Trump’s style of white-hot rage over social slights both real and imagined created an “emotional contagion” among his supporters, which is amplified by his use of social media (Ott, 2017). His ability to traffic in outright falsehoods and conspiracies – despite attempts by the traditional media to debunk them – was aided, however, by a trick of human psychology that was magnified by social media platforms such as Facebook. While studies have differed on the overall impact of “filter bubbles” – self-contained cantons of the politically like-minded created by Facebook and other social media platform’s sorting algorithms – there’s evidence that exposing people to political opinions different than their own via Twitter results in a “backfire” effect, in which motivated reasoning only causes them to make a further emotional investment in their pre-existing beliefs (Beaufort, 2018; Sunstein, 2001; Bail et al., 2018). This factor, along with users’ tendencies toward “confirmation bias,” or seeking out news and information that reinforce pre-existing beliefs, made it hard for traditional journalists to dispel falsehoods with facts (Tufekci, 2017). It would seem that on the whole, social media platforms tend to create the kind of reactions in users that are most useful to those in politics who favor emotion over reason.
III. Rise of the Robots
These emotional reactions in users are furthered by the use of non-human actors known as “bots”, computer programs that perform simple tasks over and over again, and can be programmed to retweet messages on Twitter. In a political context, they’re often used to spread misinformation to influence public opinion and further political polarization (Howard & Kollanyi, 2016). The bots exploit the fact that 62 percent of Americans get their news from social media, and that disinformation is most likely to have an effect on younger users and those with less education (Ott, 2017; Humprecht, 2018). Many users may have a hard time telling the difference between the activities of bots and actual humans, leading them to retweet information from false or misleading news sources (Howard & Kollanyi, 2016; Humprecht, 2018). Bots can also be used in more sinister ways, such as coordinating barrages of online threats directed at critics of regimes or political ideologies, often from anonymous Twitter accounts, or overwhelming websites with “DDOS” (denial of service) attacks (Tufekci, 2017; Howard & Kollanyi, 2016). The result is that voices of dissent are often driven offline and silenced, or drowned out by networks of bots deliberately spreading misinformation from a government, non-state actor or politician (Tufekci, 2017).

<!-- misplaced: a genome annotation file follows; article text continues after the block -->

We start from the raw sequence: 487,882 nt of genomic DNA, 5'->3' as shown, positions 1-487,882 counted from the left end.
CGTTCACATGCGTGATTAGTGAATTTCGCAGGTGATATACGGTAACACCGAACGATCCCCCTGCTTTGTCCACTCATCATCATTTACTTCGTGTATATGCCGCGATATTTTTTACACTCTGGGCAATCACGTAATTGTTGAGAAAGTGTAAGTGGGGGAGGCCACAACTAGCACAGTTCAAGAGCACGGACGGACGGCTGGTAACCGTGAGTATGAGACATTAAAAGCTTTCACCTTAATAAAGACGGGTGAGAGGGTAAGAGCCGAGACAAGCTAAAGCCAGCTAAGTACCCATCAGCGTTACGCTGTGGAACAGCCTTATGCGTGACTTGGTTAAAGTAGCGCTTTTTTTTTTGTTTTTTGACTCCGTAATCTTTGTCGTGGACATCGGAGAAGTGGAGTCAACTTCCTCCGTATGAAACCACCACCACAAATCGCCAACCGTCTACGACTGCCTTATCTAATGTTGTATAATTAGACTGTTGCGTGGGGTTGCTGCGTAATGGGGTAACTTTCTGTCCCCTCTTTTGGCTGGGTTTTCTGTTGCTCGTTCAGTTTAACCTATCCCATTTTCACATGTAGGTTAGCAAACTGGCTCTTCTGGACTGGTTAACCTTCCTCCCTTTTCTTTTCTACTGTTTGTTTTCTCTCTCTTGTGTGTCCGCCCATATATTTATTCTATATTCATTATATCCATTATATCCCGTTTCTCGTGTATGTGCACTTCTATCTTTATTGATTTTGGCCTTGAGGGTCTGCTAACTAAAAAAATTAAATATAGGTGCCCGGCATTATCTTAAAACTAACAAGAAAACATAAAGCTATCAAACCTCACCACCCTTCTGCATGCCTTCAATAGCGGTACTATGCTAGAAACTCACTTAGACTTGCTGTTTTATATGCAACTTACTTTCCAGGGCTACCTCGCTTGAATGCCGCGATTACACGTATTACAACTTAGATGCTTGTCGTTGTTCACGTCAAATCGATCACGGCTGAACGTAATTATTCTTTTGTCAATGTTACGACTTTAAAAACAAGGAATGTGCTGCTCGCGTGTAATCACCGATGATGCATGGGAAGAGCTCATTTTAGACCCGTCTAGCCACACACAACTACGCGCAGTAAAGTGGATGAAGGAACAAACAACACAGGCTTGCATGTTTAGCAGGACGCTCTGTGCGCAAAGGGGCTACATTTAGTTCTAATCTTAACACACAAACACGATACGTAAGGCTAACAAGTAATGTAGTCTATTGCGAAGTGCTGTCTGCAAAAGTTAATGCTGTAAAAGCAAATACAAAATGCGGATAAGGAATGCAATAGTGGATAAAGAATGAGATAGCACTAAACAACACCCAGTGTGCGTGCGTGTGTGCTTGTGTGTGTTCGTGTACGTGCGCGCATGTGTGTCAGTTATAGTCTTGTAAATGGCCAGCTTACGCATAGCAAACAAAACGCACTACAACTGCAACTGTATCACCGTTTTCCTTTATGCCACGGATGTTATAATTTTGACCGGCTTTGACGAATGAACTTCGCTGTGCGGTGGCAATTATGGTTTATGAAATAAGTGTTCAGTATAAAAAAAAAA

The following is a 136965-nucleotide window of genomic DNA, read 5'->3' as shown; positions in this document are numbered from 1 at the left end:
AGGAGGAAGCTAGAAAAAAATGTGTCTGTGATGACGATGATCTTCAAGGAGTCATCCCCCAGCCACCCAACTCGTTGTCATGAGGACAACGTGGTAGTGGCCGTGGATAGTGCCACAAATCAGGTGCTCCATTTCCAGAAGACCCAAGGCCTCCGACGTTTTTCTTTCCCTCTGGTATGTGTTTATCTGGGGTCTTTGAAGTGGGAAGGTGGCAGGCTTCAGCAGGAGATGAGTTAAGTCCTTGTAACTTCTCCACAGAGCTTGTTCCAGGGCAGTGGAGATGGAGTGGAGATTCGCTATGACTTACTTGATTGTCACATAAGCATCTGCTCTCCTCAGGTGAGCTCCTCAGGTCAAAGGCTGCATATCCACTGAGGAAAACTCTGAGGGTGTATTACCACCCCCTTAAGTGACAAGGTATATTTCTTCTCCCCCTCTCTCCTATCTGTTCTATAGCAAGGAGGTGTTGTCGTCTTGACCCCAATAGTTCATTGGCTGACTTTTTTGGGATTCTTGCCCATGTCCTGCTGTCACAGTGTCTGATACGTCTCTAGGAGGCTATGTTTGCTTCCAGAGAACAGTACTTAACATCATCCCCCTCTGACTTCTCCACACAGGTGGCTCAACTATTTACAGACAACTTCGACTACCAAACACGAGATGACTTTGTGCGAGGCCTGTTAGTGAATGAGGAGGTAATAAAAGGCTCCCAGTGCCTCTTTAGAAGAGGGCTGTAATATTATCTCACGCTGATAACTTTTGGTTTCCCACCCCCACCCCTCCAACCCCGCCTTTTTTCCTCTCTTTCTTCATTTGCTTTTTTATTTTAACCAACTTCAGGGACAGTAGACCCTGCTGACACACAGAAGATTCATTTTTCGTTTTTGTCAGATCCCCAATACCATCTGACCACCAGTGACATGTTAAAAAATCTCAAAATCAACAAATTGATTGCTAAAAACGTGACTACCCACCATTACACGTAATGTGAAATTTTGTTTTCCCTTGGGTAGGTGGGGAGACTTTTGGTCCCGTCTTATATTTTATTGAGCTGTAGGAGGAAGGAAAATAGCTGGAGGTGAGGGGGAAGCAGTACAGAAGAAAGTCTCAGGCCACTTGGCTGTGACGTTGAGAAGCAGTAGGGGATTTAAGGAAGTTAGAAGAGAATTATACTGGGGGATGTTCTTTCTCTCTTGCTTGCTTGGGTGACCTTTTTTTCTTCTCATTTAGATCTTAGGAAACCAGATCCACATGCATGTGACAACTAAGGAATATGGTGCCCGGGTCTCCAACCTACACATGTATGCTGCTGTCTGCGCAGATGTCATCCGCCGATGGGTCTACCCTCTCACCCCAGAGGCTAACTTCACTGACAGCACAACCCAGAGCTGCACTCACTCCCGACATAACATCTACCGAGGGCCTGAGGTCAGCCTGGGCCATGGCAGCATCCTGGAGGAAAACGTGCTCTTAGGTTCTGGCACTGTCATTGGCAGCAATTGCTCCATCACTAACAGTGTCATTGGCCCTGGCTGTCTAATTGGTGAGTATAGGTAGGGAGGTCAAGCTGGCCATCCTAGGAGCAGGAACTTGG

lV. A New Battlefield
All of these factors, from the decline of traditional media gatekeepers to the rise of artificially-generated disinformation, can threaten democracy through the empowering of demagogues and the creation of a sense in the general public that election outcomes are increasingly determined not by who can best articulate solutions to the issues, but by who can best use the tools of the new media to manipulate voters, thereby casting the legitimacy of the whole process in doubt (Ott, 2017; Halpern, 2018). It’s important, however, not to fall into the trap of “technodeterminism” – simply because the architecture of Twitter and other social media platforms may benefit a candidate with the personality and ethics of Donald Trump doesn’t mean that all future political candidates will be like him, or even have to be like him (Tufekci, 2017). In politics as in war, once one side gains a technical or tactical advantage, the other side is quickly working to adapt the new development to their own ends or invent a new weapon that will return the advantage to their side. This may be a comforting thought to those whose political sympathies lie on the opposite end of the spectrum from Donald Trump, but it does little to address the new age of politics in which we live, one in which voters can never be sure just how true the information that they’re presented with is, or to just what the purpose is of those presenting it. The answer may well come from new generations of activists and leaders, raised in the digital era and fully aware of its pitfalls, who can use the technology in a positive way to build community and better both the online and offline worlds.
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Halpern, S. (2018). Mind Games. New Republic, 249(11), 16–25.
Howard, P. N., & Kollanyi, B. (2016). Bots, #Strongerin, and #Brexit: Computational Propaganda During the UK-EU Referendum. SSRN Electronic Journal. https://doi.org/10.2139/ssrn.2798311
Humprecht, E. (2018). Where ‘fake news’ flourishes: a comparison across four Western democracies. Information, Communication & Society, 1–16. https://doi.org/10.1080/1369118X.2018.1474241
Massing, M. (2018). Journalism in the Age of Trump. Nation, 307(4), 12–18.
Ott, B. L. (2017). The age of Twitter: Donald J. Trump and the politics of debasement. Critical Studies in Media Communication, 34(1), 59–68. https://doi.org/10.1080/15295036.2016.1266686
Tufekci, Z. (2017). Twitter and tear gas: the power and fragility of networked protest. New Haven ; London: Yale University Press.
Photo by Daniel Bayer